Massage treatments typically last an hour and include a brief intake evaluation in which you will discuss with your therapist relevant medical history, any symptoms to be addressed, and your desires for the session. It is important to share any information regarding recent injuries or surgeries with your therapist, as well as medications you might be taking, specifically blood thinners. You will be asked to undress to the level of your comfort and be aware that you will remain fully draped throughout the session except for the specific areas being addressed. Feel free to communicate with your therapist about the amount of pressure you prefer. Contrary to what some may believe, massage need not hurt to be beneficial. In fact, muscles often contract against too much force instead of softening and loosening, so be sure to say so if you are uncomfortable at any time.
During the massage, you may experience reactions in your body that are natural responses to relaxation. Normal reactions include changes in breathing, like sighing or yawning, feelings of emotional release, stomach gurgling, movement of intestinal gas, energy shifts, or falling asleep. You are invited to relax, let go of feelings of self-consciousness, and simply trust that your body knows what it needs to do.
After your massage session, it is common to feel very relaxed and experience immediate relief from aches and pains. Though some people may feel sleepy afterwards, others may feel rested and energized for several days. Try to be aware of subtle physical changes in the days following your massage such as pain relief and increased mobility as well as a reduction in stress. It is not uncommon to experience temporary soreness or discomfort that should only last a day or two. It is important to drink several glasses of water after a massage and extra water in the next couple of days since massage stimulates the body's cleansing systems and extra fluid helps with the flow and release of waste products in the muscles, blood, and lymph.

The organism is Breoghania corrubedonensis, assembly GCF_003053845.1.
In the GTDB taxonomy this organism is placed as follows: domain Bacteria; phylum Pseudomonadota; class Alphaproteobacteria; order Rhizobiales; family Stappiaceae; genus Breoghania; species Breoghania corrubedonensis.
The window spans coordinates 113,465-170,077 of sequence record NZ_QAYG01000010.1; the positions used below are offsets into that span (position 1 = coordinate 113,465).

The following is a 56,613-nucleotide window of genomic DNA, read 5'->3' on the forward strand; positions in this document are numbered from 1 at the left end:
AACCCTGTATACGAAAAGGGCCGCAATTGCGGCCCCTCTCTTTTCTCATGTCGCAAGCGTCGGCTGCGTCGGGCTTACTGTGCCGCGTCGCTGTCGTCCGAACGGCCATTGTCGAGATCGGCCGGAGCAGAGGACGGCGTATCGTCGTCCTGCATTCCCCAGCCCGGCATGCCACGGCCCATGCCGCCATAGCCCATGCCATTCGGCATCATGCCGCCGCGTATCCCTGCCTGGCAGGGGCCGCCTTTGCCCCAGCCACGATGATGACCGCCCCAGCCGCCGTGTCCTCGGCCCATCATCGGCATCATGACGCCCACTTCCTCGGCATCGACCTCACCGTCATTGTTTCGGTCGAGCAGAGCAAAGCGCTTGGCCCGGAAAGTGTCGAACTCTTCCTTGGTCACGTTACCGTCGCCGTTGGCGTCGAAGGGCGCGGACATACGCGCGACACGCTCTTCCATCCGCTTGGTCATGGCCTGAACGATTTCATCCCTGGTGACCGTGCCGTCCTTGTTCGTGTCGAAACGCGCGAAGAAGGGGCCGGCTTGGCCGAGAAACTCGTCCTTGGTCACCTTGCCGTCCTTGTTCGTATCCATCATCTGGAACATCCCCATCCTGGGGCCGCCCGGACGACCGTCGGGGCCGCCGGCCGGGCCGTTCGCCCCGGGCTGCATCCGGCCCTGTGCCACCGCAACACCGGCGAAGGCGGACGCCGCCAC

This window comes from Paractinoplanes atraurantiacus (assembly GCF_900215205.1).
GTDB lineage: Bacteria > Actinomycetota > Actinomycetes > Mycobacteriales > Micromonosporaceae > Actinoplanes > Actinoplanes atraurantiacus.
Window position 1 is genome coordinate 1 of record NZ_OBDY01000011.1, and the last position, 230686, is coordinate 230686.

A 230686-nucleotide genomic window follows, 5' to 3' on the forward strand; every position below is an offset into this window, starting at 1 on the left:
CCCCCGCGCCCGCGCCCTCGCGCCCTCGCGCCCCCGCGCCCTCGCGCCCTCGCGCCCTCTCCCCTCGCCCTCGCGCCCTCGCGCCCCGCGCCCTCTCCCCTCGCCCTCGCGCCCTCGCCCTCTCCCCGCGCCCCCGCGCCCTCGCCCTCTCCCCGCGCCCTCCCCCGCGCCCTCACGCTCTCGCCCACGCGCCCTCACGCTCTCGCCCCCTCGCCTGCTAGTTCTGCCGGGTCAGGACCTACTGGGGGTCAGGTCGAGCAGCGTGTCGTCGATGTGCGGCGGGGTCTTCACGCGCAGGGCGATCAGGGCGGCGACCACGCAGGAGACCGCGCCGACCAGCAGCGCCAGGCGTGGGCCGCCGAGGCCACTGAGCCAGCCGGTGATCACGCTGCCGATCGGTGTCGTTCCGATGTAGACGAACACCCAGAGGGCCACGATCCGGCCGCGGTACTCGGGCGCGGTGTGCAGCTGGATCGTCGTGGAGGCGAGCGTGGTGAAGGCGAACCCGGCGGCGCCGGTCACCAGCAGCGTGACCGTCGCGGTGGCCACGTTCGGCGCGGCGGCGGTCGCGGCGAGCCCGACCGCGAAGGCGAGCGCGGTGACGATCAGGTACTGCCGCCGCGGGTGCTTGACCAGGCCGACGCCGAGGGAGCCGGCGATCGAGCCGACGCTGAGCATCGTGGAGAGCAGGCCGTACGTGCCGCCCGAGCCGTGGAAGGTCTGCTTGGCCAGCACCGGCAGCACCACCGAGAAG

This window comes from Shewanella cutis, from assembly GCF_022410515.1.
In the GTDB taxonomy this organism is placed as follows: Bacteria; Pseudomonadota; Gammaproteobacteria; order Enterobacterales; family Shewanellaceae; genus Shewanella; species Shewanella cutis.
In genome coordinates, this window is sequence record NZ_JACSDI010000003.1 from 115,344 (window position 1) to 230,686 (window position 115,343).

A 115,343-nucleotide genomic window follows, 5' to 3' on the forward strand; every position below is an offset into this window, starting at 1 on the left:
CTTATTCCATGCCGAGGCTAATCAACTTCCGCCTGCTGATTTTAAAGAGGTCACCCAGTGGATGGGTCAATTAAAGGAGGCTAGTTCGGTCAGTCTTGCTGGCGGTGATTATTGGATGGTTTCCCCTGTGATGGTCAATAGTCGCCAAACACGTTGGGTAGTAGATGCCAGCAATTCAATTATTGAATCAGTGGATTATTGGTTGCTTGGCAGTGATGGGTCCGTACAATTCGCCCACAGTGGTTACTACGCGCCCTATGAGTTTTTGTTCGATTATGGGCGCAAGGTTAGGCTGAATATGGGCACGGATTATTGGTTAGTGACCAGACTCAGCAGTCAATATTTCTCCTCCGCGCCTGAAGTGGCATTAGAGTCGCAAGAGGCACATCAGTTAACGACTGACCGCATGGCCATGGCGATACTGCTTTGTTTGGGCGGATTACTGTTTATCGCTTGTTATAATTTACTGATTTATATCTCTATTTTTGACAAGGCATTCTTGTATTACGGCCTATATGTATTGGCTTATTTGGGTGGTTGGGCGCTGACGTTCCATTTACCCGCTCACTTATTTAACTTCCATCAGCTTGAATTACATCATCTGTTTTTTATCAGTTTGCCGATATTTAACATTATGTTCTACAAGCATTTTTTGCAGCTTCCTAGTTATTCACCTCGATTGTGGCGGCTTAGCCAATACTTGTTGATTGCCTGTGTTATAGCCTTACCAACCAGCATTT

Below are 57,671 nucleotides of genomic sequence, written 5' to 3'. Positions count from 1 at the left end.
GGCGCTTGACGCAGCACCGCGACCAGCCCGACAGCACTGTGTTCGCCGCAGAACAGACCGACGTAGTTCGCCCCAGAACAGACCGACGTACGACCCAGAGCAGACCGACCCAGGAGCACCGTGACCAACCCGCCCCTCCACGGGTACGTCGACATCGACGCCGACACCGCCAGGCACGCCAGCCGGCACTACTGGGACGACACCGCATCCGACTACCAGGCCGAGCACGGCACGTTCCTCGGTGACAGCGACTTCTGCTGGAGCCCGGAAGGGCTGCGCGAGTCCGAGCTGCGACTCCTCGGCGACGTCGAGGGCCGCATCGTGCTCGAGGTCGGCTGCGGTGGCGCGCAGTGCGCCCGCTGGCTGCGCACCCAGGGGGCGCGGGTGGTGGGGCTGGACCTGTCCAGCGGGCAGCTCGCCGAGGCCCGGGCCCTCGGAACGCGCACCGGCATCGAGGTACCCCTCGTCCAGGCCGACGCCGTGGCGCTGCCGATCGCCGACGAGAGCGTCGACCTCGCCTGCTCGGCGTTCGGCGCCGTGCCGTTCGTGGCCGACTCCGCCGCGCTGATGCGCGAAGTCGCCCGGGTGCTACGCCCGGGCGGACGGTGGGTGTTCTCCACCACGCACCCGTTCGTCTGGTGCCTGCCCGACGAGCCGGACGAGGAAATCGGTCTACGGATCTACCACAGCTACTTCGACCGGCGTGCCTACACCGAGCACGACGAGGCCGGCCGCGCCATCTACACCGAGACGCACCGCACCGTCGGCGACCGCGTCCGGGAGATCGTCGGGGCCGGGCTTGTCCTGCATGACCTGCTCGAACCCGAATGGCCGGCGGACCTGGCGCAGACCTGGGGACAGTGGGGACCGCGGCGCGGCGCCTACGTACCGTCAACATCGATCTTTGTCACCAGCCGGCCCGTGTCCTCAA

There are some instances when massage therapy is not appropriate and if you are not sure, always seek advice from your health care provider before receiving massage. Massage is NOT recommended for people with conditions that are contagious and can be spread through close physical contact. Massage is also contraindicated for people with bleeding disorders, deep vein thrombosis or propensity to blood clots, damaged blood vessels, severe osteoporosis, or a fever. Site-specific contraindications include damaged nerves, open wounds, tumors, infection or acute inflammation, and burns, including inflammation from radiation treatment.
Seek approval from your doctor before receiving massage if you are pregnant, have heart problems, currently have or have had cancer in the past, have fragile skin, bruise easily, have weakened bones, or any connective tissue disorders
Massage not only feels good, but also offers a non-invasive, drug-free, humanistic approach based on the body's innate ability to heal itself. Massage does more than relax the body and mind. There are specific physiological and psychological changes that occur, especially when massage is utilized as a preventative, frequent therapy and not simply mere luxury.
Studies conducted at the Touch Research Institute at the University of Miami support theories that massage stimulates the release of chemicals in the body that may help block pain signals sent to the brain. It has been shown that the production of stress hormones like cortisol and norepinephrine decrease while dopamine and serotonin levels increase, which enacts a greater relaxation response.